Welcome to SESDA

  • Earth Sciences Monitoring Ozone Hole

Welcome to the Space and Earth Science Data Analysis (SESDA III) home page. SESDA III is the premier space and Earth science contract at NASA’s Goddard Space Flight Center, held by ADNET Systems, Inc. ADNET, Wyle and Telophase form TEAM ADNET.

Approximately 300 scientists and engineers provide vital support to NASA under the SESDA III contract. Watch this site for exciting SESDA III news, events and job opportunities.

Read more about SESDA and ADNET Systems

Earth Sciences Monitoring Ozone Hole

October 28, 2016

Ozone Hole Monitoring 2016
The hole in Earth’s ozone layer that forms over Antarctica each September grew to about 8.9 million square miles in 2016 before starting to recover, according to scientists from NASA and the National Oceanic and Atmospheric Administration (NOAA) who monitor the annual phenomenon. “This year we saw an ozone hole that was just below average size,” said Paul A. Newman, chief scientist for Earth Sciences at NASA’s Goddard Space Flight Center in Greenbelt, Maryland. “What we’re seeing is consistent with our expectation and our understanding of ozone depletion chemistry and stratospheric weather.” At its peak on Sept. 28, 2016, the ozone hole extended across an area nearly three times the size of the continental United States. The average area of the hole observed since 1991 has been roughly 10 million square miles. Team ADNET supports these studies at GSFC through science data analysis, processing of data from EOS Aura and Suomi NPP spacecraft, and through outreach publicizing science results. Excerpted from: http://www.nasa.gov/feature/Goddard/2016/antarctic-ozone-hole-attains-moderate-size/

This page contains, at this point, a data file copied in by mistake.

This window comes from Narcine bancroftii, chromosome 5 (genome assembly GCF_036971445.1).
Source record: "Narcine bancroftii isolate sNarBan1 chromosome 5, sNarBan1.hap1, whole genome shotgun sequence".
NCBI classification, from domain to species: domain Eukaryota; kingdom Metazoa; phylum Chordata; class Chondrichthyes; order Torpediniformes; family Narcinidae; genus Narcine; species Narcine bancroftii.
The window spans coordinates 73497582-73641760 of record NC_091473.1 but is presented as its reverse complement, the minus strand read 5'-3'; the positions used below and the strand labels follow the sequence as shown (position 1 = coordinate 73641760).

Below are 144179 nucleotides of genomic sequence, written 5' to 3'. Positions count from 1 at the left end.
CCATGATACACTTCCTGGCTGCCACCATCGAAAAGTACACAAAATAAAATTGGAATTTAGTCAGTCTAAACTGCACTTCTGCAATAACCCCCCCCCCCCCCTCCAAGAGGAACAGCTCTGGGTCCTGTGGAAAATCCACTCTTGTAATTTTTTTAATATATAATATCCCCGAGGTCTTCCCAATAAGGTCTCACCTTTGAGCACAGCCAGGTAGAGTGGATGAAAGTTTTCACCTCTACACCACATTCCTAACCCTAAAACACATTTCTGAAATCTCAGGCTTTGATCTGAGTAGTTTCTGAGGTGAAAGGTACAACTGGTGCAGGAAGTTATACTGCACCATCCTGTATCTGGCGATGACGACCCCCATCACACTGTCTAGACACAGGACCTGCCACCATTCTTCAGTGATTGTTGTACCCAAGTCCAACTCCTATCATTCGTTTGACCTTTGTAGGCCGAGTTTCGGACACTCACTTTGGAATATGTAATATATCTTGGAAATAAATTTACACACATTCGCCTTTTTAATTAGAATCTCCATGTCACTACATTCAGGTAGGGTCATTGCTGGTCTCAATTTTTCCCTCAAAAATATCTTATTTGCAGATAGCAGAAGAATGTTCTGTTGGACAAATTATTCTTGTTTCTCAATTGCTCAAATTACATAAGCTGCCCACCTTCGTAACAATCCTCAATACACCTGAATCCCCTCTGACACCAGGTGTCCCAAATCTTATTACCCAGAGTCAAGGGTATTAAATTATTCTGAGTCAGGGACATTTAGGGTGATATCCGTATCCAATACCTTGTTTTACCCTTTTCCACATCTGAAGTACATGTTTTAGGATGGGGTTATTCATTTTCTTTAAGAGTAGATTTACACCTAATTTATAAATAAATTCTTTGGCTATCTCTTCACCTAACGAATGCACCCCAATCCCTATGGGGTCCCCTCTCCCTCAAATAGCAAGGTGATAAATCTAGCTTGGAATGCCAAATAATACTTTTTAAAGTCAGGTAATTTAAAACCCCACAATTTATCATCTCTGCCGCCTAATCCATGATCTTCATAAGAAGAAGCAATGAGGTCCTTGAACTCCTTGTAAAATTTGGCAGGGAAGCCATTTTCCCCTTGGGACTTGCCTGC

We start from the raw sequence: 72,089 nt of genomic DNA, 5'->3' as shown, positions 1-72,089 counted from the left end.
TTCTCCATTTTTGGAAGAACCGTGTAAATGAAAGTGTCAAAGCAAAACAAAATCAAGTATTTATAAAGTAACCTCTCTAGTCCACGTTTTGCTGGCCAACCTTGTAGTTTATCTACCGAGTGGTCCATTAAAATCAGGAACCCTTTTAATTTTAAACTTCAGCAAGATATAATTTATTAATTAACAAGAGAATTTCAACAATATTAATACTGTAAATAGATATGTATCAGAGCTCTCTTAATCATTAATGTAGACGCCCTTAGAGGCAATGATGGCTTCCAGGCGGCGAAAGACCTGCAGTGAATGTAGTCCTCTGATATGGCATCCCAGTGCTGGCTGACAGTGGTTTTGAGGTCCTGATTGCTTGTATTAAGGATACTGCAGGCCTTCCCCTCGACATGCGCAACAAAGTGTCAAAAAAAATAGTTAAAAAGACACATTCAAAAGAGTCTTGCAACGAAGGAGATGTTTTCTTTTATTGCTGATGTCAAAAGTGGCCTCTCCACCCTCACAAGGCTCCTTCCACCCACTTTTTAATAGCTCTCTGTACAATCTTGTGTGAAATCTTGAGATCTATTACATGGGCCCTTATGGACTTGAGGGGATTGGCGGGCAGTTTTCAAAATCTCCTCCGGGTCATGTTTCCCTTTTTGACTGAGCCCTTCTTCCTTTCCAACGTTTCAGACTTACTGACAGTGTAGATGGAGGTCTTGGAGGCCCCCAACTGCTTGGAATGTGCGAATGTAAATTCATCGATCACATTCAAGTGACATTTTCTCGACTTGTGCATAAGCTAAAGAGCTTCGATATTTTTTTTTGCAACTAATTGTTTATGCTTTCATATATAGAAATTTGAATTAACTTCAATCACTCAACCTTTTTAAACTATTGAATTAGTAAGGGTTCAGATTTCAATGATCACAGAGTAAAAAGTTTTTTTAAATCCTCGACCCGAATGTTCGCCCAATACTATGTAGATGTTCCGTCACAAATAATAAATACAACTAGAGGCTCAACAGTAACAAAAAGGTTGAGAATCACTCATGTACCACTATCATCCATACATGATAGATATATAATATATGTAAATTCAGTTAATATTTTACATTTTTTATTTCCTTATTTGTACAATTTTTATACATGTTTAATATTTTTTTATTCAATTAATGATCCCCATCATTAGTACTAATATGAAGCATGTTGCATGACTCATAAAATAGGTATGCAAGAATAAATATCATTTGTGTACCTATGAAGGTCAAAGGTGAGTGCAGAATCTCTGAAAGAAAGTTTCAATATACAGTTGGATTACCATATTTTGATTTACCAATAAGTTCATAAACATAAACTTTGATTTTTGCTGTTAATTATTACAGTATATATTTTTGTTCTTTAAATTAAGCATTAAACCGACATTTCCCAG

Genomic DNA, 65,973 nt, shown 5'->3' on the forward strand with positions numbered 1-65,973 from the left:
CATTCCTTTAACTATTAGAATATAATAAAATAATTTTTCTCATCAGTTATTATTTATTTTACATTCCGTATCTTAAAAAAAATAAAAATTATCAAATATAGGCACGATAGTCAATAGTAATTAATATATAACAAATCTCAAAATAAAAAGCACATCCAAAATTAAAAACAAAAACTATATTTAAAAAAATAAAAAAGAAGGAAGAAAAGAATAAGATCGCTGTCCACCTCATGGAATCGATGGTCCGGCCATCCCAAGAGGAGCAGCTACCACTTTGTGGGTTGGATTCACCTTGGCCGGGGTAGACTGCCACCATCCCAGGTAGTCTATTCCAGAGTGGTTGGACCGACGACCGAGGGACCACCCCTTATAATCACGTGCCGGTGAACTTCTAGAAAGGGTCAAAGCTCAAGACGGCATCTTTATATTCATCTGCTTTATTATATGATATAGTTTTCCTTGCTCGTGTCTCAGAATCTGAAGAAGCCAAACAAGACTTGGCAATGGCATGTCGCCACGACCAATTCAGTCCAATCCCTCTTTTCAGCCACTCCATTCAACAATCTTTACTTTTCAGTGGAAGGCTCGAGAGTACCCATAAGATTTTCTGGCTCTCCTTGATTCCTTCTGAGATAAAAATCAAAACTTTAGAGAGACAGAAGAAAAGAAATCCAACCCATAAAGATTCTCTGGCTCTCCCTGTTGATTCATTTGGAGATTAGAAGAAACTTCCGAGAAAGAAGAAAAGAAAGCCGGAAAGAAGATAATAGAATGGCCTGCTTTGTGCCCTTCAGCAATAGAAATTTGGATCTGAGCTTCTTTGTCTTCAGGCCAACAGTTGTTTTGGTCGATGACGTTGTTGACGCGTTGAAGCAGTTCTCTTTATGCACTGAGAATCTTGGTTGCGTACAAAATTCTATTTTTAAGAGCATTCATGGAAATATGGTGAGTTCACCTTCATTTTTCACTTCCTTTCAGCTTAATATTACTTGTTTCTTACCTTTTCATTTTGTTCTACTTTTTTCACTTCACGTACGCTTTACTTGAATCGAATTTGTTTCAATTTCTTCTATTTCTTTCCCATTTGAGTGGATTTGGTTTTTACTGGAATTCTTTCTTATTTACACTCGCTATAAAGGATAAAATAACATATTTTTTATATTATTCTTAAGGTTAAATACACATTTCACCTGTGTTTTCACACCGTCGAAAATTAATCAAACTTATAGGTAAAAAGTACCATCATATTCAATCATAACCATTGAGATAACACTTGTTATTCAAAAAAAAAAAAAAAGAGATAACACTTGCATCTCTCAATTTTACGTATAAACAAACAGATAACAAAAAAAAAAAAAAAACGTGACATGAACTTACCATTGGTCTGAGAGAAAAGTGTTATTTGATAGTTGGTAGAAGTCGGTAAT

Juno’s First Close Approach

September 19, 2016

Jupiter's north pole, http://photojournal.jpl.nasa.gov/catalog/PIA21030
Jupiter’s north pole, http://photojournal.jpl.nasa.gov/catalog/PIA21030

After its orbit insertion on July 4, 2016, NASA’s Juno spacecraft performed its first close approach, or perijove, about Jupiter on August 27, passing only 2,600 miles above Jupiter’s atmosphere. The pass represents the first time all science instruments were on and recording data of the planet, including the magnetic fields instrument suite (MAG). Team ADNET staff are responsible for the creation and validation of MAG command sequences as well as the processing of engineering and science data once the telemetry hits the ground. Data from the MAG will be critical in the testing of models of Jupiter’s magnetosphere and its interaction with nearby moons. The image showing Jupiter’s north pole was taken by the JunoCam camera while still 120,000 miles away and is the first view of the pole from this angle since Pioneer 11’s flyby in 1974.

Intranet Portal

Intranet Login